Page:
Seamless: When a taster experiences a wine that moves from the first taste, to the mid palate through to the finish without a break between the sensations and all the elements of the wine are in balance. This trait is hard to find.
Secondary aromas: This is what happens to the scent of wine once it matures. It develops secondary, no fruit aromatics like trufffles, tobacco, leather, tar, cedar and spice. This is a positive term.
Silky: Similar to velvety, but perhaps a little lighter. Silky wines feel polished in your mouth.
Slow oxidation: This technique involves removing the capsule and cork and allowing the wine to sit for hours before opening. This does nothing for the development of a wine.
Smoky: Some wines offer scents of smoke, fire, char or burnt aromas. This happens either because of the char in the barrels, the soil or the grapes.
Soft: Soft wines are round and often low in acidity.
Spicy: Wines often smell like different spices ranging from pepper, to cinnamon, to 5 spice or cloves.
Stone: Similar to Minerality, This aroma or flavor comes from grapes gown in intense mineral laden soils, normally filled with limestone. The sensation is of crushed rocks, stone or cement. This is a unique and desirable quality.
Supple: Supple wines are rich, plush and soft in the mouth.
Tannin: Tannins which are extracted from the grape skins and stems, coupled with acidity and alcohol, are the backbone of a wine and one of the key components to a long life. Tannins need to be ripe for a wine to feel good in your mouth, Unripe tannins can make your mouth feel dry or make the wine seem hard.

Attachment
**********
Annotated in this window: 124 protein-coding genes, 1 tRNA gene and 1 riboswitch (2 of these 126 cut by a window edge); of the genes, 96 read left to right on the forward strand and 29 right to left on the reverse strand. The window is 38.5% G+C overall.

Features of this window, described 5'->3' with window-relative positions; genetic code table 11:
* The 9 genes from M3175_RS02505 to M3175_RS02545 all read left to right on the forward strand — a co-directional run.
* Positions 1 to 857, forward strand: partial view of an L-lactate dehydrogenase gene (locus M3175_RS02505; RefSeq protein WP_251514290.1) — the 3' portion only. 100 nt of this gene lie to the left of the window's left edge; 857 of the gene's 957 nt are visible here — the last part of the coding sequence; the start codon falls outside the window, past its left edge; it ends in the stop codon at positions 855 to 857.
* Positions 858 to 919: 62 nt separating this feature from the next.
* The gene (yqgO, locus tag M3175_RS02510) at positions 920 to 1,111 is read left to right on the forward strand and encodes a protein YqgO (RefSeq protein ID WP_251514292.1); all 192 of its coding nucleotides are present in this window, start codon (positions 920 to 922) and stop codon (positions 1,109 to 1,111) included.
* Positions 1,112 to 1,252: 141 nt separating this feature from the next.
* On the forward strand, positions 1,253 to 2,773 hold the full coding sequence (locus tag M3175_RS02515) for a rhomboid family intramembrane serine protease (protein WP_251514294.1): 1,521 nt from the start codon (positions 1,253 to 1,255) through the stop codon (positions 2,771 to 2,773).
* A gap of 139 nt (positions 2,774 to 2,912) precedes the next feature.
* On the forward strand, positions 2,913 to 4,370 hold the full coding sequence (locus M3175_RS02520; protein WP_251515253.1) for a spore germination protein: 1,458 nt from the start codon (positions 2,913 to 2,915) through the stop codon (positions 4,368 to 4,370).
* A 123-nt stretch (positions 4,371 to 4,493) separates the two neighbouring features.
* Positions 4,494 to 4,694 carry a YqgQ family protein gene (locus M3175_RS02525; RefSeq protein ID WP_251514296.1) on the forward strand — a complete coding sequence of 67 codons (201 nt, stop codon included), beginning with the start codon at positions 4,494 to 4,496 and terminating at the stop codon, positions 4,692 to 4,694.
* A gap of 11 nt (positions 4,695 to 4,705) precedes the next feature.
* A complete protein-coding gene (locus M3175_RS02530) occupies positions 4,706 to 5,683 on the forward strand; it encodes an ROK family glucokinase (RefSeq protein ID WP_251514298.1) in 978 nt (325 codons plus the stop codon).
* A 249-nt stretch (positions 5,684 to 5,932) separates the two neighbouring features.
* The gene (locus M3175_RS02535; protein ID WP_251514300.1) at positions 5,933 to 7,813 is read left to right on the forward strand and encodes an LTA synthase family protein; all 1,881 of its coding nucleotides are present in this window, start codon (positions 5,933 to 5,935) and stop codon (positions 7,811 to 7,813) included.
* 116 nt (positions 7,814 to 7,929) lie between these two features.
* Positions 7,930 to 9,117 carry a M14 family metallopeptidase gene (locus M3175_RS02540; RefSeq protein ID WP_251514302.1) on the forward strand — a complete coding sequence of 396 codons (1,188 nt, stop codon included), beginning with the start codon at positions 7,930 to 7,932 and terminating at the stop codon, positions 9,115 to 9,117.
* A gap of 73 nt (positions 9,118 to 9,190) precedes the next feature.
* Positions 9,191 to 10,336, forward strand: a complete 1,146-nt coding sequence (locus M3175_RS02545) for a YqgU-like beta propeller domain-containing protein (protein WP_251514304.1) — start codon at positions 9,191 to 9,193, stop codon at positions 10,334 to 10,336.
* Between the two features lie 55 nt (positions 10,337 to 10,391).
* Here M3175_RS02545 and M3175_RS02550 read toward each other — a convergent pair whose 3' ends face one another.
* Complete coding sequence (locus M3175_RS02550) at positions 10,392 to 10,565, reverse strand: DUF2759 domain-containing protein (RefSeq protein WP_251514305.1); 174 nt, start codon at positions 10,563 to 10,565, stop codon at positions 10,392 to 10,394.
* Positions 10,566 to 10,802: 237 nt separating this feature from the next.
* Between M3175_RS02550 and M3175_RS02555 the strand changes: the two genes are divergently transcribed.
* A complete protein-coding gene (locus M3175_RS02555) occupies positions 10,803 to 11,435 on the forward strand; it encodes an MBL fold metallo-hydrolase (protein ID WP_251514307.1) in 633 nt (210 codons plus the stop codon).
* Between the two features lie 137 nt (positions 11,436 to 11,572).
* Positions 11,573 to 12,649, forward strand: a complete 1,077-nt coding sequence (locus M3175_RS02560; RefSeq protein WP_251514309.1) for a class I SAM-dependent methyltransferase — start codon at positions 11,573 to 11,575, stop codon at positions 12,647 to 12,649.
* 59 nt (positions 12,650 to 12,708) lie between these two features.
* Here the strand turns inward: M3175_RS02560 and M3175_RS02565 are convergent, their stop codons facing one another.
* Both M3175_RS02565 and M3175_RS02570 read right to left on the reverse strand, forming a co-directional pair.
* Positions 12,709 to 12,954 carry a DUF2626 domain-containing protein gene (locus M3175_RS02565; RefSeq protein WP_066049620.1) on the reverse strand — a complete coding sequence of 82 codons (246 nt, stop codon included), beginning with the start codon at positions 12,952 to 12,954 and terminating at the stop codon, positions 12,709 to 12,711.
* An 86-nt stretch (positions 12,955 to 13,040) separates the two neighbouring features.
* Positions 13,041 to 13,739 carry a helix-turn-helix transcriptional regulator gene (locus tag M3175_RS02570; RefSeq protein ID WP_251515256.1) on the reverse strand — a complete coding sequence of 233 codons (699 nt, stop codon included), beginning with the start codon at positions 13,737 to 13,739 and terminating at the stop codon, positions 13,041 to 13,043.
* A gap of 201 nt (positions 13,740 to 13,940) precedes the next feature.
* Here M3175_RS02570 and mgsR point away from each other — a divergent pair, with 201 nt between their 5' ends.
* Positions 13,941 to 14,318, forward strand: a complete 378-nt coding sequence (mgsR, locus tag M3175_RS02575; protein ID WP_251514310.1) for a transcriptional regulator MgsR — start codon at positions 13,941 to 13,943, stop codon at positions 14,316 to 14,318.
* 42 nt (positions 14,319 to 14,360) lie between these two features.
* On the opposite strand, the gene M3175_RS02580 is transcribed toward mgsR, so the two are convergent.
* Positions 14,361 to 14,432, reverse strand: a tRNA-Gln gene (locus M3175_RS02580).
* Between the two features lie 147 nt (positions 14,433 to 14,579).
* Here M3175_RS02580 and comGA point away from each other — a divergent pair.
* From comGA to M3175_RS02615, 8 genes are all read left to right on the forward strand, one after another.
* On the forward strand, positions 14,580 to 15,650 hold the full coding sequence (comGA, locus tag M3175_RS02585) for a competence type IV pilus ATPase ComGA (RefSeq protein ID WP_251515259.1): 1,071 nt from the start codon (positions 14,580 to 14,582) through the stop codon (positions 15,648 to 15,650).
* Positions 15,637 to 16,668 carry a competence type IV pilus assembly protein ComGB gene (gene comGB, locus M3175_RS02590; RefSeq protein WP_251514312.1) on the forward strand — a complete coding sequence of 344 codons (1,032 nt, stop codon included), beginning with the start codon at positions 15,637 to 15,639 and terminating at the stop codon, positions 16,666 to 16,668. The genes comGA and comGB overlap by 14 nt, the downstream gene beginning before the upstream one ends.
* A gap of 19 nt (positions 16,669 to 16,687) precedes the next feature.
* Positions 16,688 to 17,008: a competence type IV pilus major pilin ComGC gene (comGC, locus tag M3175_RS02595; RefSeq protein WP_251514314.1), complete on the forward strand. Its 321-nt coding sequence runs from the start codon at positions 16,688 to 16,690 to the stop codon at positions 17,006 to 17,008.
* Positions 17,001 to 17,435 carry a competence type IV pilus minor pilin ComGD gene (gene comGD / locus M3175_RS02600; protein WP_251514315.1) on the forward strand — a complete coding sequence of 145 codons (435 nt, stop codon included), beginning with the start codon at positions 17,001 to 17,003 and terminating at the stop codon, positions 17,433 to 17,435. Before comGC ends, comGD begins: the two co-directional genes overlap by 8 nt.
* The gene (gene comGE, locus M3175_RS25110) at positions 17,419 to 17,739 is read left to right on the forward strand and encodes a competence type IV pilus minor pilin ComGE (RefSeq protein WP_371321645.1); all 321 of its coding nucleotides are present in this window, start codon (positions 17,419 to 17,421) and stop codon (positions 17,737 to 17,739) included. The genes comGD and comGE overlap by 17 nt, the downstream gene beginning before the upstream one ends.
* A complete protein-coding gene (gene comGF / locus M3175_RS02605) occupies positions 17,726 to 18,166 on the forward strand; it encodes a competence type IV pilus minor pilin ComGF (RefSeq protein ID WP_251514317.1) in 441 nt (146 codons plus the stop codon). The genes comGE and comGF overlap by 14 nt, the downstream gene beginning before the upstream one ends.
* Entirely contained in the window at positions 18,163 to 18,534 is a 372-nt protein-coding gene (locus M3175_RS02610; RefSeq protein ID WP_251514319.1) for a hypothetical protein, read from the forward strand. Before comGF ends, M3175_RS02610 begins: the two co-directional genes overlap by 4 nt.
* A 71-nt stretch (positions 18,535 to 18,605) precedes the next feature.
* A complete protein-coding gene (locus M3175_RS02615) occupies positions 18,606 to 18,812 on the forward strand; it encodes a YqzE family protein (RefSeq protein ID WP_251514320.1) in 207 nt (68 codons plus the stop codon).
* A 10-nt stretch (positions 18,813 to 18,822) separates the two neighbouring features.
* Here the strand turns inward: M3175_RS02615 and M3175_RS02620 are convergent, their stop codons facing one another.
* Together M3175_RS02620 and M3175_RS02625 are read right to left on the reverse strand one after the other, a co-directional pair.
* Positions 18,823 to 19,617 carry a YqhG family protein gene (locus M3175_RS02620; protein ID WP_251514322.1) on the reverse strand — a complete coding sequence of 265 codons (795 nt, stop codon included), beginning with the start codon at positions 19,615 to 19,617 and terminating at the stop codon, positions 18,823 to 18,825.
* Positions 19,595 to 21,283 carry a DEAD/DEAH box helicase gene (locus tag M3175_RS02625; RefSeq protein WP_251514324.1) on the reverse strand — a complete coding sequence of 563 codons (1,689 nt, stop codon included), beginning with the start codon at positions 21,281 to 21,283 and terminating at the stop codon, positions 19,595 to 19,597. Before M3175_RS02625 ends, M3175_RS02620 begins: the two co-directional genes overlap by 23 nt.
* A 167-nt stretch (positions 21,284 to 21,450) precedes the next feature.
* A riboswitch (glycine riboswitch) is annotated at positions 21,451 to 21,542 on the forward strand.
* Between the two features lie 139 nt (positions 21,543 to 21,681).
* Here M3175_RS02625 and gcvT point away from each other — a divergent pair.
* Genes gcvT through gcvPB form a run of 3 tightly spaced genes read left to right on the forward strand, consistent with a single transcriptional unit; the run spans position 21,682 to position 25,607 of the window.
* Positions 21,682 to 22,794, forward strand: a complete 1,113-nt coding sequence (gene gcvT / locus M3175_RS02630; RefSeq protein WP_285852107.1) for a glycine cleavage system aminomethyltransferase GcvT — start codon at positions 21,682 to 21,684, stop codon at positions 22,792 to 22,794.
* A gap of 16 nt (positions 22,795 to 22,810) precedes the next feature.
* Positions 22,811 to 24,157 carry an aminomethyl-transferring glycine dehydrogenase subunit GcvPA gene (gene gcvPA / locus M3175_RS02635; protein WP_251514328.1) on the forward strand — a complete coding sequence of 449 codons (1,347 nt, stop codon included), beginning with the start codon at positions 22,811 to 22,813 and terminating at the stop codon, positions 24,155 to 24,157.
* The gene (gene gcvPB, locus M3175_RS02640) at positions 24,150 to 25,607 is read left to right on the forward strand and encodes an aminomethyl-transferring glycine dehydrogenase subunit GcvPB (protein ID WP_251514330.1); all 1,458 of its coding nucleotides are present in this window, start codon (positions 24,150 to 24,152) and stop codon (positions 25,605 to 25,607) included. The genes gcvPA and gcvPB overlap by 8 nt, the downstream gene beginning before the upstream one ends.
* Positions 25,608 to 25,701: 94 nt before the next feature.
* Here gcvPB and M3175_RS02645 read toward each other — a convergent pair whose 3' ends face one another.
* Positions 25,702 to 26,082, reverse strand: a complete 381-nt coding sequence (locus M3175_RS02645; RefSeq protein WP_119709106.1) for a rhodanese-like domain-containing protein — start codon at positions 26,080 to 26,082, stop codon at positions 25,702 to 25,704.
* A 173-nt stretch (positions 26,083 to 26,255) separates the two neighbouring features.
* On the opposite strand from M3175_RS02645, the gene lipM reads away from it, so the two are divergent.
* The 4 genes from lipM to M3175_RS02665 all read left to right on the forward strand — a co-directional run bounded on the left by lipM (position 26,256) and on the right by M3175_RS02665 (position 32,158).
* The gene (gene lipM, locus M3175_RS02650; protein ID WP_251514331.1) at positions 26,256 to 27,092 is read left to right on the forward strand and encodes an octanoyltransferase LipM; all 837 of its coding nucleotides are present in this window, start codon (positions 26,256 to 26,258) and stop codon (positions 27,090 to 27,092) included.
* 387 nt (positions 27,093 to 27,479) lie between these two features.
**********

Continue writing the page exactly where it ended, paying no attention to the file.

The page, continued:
Tart: Tart wines are produced from unripe fruit and, or fruit that is overly acidic.
Terroir: A sense of place created from numerous environmental factors ranging from soil types, exposure, climate, topography and various other elements specific to the unique location. Those factors have a real effect on the vine and its expression of character on the vines and in the grapes. Terroir can be effected severely by the choices the winemaker makes in the cellars and in the vineyards.
Tight: Tight is similar to closed in that the wine is holding its personality and positive traits in reserve.
Tobacco: Tobacco is a common smell found in mature wines. This can range from cigar tobacco to ash or even pipe aromatics. This is a positive trait.
Unctuous: Unctuous wines have viscosity, or a rich mouth feel.
VA: VA is short for volatile acidity.
Vegetal: An undesirable quality that is noted in wines produced from unripe grapes.
Velvety: This term can be exchanged with silk, lush or plush to describe wines with opulent texture.
Viscous: Viscous wines are thick, rich and concentrated and display an unctuous quality.
Volatile: A volatile wine smells of vinegar due to an abundance of acetic bacteria. In some wines, a tiny dose can be seen as a positive trait. In large amounts this easily ruins a wine.
Woody: Woody wines are oaky. This is a flaw.